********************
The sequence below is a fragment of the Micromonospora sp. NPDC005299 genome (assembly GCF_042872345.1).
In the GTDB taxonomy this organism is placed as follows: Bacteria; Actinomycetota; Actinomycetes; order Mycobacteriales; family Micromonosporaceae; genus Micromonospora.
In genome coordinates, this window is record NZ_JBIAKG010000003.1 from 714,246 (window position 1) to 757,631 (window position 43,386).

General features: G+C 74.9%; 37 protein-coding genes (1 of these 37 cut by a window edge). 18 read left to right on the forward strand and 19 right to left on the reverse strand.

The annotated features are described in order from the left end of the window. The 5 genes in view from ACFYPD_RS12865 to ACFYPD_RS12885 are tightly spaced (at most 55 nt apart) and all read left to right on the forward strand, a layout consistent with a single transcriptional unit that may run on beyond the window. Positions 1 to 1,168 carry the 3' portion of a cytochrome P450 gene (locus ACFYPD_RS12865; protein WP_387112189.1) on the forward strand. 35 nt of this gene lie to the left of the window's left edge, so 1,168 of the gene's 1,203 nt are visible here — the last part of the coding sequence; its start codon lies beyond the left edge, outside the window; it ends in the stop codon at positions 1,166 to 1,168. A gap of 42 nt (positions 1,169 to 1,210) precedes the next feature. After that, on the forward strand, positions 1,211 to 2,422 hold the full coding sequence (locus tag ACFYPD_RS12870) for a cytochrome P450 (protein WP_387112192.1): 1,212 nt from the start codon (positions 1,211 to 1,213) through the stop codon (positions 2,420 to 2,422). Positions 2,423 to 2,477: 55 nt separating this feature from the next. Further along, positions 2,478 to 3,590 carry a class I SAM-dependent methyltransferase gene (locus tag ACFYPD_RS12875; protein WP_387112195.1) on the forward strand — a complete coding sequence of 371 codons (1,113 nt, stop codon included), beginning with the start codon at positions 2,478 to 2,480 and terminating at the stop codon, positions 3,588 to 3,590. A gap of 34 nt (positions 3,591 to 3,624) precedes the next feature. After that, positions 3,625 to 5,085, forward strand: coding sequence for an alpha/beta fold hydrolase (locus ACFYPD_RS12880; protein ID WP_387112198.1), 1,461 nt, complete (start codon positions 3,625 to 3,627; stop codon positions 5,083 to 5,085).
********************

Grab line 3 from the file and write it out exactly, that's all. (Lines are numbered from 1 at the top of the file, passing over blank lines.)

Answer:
In genome coordinates, this window is record NZ_JBIAKG010000003.1 from 714,246 (window position 1) to 757,631 (window position 43,386).